. The point I am making is once you entrench the regional things and make the autonomy they are talking about, you are actually having the homelands in a new form, that's a reality. Now the kind of problems that we are going to have are not like the problems you could have if you have just regions under one government because you would be dealing with almost like states. I am saying it's an old kind of problem. You can take other examples: South Africa could be one. You can take Nigeria. You know when Nigeria got its independence I don't know how many states they had, about three or so.

POM. There are now 30 or so.

JZ. And I'm sure they are still going to produce a few. Now I'm saying it's a question of how people emphasise ethnicity. In Nigeria the issue is even worse in my view but because the manner in which it is politicised is different from here, so the point I am saying is, nobody can say the issues are not clear, even of ethnicity, even violence. When the National Party moved into the grand apartheid and it actually created states and it saw the states as satellites, as shock absorbers to the onslaught against it and began to sharpen them whether in terms of political or security forces to defend it, and that part of the claim which I make always, that in fact is at the root of the violence, is apathy. If you talk about the Transkei or the Ciskei army or a soldier like Gqozo, whatever, it's the creation of an apartheid policy. If you talk about Mangope and oppression or we talk of the KwaZulu Police, if there are problems there, it is an apartheid creation situation notwithstanding the fact that the KwaZulu state existed a long time before. The point I am making is it has been politicised in line with apartheid policies so that's the problem that we have.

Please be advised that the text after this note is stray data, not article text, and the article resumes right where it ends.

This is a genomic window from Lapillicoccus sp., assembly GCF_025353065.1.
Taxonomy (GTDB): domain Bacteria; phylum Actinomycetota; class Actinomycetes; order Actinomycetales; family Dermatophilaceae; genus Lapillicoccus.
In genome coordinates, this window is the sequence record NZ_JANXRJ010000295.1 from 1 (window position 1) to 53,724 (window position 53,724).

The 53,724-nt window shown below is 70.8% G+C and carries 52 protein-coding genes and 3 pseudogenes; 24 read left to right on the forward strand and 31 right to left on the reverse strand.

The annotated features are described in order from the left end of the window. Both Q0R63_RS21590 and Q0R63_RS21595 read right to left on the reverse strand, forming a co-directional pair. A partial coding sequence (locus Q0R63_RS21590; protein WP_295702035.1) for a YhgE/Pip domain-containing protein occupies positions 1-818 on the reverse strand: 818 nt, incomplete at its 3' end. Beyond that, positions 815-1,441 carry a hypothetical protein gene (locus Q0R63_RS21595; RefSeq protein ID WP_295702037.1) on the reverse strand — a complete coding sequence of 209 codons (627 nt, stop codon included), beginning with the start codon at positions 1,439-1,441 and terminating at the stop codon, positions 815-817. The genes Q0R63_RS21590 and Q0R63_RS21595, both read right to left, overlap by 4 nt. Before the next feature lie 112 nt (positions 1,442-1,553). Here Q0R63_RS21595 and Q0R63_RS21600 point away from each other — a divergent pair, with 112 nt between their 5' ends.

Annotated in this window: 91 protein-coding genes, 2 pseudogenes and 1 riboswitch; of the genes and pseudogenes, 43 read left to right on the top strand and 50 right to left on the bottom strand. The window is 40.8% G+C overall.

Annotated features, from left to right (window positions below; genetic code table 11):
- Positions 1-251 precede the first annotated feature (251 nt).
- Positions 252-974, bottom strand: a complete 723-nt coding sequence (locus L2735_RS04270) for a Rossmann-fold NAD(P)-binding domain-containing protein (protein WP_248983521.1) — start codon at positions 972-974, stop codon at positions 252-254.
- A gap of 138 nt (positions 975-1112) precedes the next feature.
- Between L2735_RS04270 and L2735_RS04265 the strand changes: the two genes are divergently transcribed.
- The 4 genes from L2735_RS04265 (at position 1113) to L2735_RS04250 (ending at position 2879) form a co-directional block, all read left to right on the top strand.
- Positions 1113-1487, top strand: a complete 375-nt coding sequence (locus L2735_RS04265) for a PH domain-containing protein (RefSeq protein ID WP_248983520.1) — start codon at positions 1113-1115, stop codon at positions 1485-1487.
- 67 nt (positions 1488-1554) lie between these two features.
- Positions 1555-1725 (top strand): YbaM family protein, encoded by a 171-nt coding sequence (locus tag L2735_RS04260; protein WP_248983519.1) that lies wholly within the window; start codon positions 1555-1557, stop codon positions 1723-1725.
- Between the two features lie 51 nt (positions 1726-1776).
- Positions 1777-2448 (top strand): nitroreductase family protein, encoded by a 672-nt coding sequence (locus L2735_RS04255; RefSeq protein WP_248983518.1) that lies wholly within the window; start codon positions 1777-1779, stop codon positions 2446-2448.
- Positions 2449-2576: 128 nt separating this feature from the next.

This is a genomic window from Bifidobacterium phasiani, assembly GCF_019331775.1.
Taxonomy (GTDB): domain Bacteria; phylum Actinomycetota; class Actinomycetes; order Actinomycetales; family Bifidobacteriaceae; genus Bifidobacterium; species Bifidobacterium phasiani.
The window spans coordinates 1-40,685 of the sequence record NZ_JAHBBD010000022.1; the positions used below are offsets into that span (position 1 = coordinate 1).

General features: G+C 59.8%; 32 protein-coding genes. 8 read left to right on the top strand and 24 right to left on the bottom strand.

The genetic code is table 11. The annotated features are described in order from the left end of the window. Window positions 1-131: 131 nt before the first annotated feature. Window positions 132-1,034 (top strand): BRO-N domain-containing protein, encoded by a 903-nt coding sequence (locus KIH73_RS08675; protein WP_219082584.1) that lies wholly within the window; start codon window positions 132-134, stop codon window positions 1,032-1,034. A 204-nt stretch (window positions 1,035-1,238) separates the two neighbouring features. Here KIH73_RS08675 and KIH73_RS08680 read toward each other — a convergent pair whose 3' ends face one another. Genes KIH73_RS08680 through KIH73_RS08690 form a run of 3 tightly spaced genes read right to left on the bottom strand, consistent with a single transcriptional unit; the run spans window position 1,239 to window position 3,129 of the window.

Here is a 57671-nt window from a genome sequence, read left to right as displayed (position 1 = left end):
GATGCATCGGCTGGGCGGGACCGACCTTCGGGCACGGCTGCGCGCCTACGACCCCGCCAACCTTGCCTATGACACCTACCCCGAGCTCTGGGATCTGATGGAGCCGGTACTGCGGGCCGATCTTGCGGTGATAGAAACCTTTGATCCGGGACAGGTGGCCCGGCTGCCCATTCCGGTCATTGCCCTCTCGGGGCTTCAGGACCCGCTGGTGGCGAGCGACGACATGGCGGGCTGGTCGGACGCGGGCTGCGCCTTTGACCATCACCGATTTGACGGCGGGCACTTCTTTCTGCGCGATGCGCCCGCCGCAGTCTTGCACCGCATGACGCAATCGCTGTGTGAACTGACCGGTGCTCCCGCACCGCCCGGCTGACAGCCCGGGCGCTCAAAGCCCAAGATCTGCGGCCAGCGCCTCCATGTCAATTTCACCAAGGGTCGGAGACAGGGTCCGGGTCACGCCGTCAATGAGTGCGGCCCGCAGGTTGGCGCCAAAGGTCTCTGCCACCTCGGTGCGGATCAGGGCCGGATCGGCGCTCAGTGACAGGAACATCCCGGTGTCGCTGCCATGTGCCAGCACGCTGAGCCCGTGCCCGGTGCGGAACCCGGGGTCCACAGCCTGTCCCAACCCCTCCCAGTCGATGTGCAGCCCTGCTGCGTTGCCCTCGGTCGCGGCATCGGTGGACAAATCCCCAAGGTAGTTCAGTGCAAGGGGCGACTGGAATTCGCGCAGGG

POM. I see what you are saying so let me put it into context, true context. One is Yugoslavia would be a good of where ethnicity was politicised and then all hell has broken loose. That is one place. The other, we spent quite an amount of time in hostels, talking to hostel workers most from KwaZulu. To a person on different occasions, whether it's here or any place else, talk about attacks from the Xhosa speaking people. They see the ANC as a Xhosa dominated organisation, that it's out to dominate the Zulus and establish a one party state and they see everything through, ANC or whatever it becomes, Xhosa-speaking, Xhosa-speaking, Xhosas, and they reduce everything to the level of ethnicity and this ethnicity is stoked by Buthelezi and now to a certain extent by the King. So the reality is that it is politicised to some extent here. And my question is: how do you depoliticise it or must you recognise that it potentially is an explosive issue and must find governance structures to deal with it?